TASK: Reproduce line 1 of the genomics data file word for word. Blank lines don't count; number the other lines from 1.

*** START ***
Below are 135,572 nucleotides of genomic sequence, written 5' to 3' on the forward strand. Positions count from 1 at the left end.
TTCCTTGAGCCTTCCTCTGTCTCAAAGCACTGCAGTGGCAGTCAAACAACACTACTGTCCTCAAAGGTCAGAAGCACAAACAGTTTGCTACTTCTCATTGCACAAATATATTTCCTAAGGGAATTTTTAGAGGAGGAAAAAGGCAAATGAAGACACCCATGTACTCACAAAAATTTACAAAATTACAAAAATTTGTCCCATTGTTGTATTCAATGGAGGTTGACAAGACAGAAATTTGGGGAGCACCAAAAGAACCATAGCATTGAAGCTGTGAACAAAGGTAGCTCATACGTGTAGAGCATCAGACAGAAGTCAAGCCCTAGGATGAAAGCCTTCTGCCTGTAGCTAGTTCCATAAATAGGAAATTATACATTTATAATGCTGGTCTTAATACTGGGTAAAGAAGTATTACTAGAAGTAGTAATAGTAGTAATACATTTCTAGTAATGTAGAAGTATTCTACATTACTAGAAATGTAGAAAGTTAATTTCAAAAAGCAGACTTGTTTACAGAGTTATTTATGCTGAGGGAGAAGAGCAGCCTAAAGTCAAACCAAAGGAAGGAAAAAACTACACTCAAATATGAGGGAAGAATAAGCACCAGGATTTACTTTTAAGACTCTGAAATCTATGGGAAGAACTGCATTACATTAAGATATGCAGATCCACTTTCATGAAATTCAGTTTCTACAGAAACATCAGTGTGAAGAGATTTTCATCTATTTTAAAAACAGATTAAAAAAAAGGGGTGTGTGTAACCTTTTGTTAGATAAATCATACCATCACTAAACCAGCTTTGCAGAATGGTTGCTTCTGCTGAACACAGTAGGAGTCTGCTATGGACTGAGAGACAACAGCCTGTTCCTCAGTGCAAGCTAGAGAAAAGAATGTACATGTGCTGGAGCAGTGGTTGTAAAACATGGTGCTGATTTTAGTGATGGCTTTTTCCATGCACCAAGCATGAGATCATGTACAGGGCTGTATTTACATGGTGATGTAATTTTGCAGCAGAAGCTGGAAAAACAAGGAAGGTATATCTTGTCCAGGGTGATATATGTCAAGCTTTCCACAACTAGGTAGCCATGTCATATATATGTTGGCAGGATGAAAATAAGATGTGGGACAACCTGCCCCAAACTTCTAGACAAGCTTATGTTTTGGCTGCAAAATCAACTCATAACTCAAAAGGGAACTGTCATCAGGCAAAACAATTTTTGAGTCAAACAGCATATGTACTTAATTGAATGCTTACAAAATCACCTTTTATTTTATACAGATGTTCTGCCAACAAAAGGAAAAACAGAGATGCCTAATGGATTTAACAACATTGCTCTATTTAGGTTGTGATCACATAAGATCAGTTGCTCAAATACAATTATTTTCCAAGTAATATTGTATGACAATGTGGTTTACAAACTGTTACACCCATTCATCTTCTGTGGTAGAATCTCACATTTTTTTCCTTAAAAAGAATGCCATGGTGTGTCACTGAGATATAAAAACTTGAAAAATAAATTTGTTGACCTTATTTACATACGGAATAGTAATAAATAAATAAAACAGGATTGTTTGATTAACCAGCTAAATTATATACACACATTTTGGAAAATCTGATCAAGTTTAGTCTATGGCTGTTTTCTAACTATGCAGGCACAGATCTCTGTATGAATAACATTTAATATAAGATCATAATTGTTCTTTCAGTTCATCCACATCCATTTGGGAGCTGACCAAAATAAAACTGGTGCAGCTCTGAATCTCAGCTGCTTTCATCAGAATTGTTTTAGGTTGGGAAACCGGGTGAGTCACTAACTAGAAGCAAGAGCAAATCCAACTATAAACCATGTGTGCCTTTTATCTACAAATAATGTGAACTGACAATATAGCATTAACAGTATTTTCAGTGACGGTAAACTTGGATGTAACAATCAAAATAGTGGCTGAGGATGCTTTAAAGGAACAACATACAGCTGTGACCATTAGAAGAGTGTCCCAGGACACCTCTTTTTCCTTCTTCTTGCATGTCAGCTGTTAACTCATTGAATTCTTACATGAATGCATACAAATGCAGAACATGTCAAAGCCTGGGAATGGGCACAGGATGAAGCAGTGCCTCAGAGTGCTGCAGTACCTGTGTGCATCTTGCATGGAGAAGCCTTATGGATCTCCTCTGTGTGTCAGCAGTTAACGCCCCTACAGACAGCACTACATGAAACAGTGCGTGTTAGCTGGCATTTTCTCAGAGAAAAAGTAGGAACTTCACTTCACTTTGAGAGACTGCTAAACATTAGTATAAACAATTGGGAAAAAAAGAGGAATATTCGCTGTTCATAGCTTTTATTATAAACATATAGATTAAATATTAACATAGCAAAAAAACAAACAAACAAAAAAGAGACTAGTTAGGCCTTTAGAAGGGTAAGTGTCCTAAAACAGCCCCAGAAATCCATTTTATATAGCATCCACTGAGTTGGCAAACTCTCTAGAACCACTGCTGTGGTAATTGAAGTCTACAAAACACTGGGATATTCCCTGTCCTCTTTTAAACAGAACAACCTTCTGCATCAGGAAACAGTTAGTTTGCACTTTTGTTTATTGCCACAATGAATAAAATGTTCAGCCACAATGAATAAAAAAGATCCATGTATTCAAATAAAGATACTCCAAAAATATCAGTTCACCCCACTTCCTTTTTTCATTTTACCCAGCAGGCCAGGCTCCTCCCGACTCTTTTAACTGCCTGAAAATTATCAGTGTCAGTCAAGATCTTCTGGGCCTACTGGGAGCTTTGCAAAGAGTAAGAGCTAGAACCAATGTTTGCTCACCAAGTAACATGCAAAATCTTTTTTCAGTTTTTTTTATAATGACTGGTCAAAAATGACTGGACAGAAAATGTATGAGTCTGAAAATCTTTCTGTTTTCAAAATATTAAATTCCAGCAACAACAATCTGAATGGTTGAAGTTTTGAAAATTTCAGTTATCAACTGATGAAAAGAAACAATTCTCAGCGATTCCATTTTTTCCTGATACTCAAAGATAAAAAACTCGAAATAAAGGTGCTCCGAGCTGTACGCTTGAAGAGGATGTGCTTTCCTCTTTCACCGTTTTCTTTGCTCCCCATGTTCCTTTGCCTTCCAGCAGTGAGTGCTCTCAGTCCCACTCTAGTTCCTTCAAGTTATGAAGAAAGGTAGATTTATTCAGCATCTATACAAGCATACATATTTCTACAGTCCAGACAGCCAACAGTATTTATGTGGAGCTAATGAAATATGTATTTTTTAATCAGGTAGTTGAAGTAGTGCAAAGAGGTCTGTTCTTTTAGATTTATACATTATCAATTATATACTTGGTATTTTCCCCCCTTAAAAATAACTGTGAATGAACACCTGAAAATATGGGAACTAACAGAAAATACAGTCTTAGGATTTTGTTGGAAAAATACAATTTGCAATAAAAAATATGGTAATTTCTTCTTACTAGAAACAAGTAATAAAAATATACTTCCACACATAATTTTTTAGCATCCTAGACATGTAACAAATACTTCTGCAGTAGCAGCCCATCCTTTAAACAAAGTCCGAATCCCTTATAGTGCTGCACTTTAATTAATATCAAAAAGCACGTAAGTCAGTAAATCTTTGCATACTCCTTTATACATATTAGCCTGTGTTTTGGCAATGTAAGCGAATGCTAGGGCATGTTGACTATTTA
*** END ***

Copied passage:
Below are 135,572 nucleotides of genomic sequence, written 5' to 3' on the forward strand. Positions count from 1 at the left end.